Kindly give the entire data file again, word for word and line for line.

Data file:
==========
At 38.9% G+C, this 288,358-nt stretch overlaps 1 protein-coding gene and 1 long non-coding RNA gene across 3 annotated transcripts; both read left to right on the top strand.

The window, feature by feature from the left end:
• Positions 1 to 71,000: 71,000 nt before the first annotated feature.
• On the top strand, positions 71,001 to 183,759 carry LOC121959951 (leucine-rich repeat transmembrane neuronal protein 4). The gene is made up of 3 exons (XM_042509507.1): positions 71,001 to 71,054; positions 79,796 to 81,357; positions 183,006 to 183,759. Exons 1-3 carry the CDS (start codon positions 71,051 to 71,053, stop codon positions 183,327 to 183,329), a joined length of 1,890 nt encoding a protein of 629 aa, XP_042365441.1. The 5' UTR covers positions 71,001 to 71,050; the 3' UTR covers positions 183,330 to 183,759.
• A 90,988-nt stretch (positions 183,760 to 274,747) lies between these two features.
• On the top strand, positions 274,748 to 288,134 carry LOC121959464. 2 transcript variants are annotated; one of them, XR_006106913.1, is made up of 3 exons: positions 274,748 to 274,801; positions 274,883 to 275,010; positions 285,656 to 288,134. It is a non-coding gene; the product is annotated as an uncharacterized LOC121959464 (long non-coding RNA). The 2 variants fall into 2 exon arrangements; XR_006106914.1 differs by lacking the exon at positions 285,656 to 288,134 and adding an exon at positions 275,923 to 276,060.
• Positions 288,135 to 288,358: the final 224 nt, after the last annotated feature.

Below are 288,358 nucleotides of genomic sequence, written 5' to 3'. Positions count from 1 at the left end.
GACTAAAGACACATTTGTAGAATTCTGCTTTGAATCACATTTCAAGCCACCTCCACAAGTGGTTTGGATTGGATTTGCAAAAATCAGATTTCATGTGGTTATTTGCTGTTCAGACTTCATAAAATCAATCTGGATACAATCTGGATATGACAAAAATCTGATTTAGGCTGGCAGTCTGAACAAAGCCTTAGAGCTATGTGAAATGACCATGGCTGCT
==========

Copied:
At 38.9% G+C, this 288,358-nt stretch overlaps 1 protein-coding gene and 1 long non-coding RNA gene across 3 annotated transcripts; both read left to right on the top strand.

The window, feature by feature from the left end:
• Positions 1 to 71,000: 71,000 nt before the first annotated feature.
• On the top strand, positions 71,001 to 183,759 carry LOC121959951 (leucine-rich repeat transmembrane neuronal protein 4). The gene is made up of 3 exons (XM_042509507.1): positions 71,001 to 71,054; positions 79,796 to 81,357; positions 183,006 to 183,759. Exons 1-3 carry the CDS (start codon positions 71,051 to 71,053, stop codon positions 183,327 to 183,329), a joined length of 1,890 nt encoding a protein of 629 aa, XP_042365441.1. The 5' UTR covers positions 71,001 to 71,050; the 3' UTR covers positions 183,330 to 183,759.
• A 90,988-nt stretch (positions 183,760 to 274,747) lies between these two features.
• On the top strand, positions 274,748 to 288,134 carry LOC121959464. 2 transcript variants are annotated; one of them, XR_006106913.1, is made up of 3 exons: positions 274,748 to 274,801; positions 274,883 to 275,010; positions 285,656 to 288,134. It is a non-coding gene; the product is annotated as an uncharacterized LOC121959464 (long non-coding RNA). The 2 variants fall into 2 exon arrangements; XR_006106914.1 differs by lacking the exon at positions 285,656 to 288,134 and adding an exon at positions 275,923 to 276,060.
• Positions 288,135 to 288,358: the final 224 nt, after the last annotated feature.

Below are 288,358 nucleotides of genomic sequence, written 5' to 3'. Positions count from 1 at the left end.
GACTAAAGACACATTTGTAGAATTCTGCTTTGAATCACATTTCAAGCCACCTCCACAAGTGGTTTGGATTGGATTTGCAAAAATCAGATTTCATGTGGTTATTTGCTGTTCAGACTTCATAAAATCAATCTGGATACAATCTGGATATGACAAAAATCTGATTTAGGCTGGCAGTCTGAACAAAGCCTTAGAGCTATGTGAAATGACCATGGCTGCT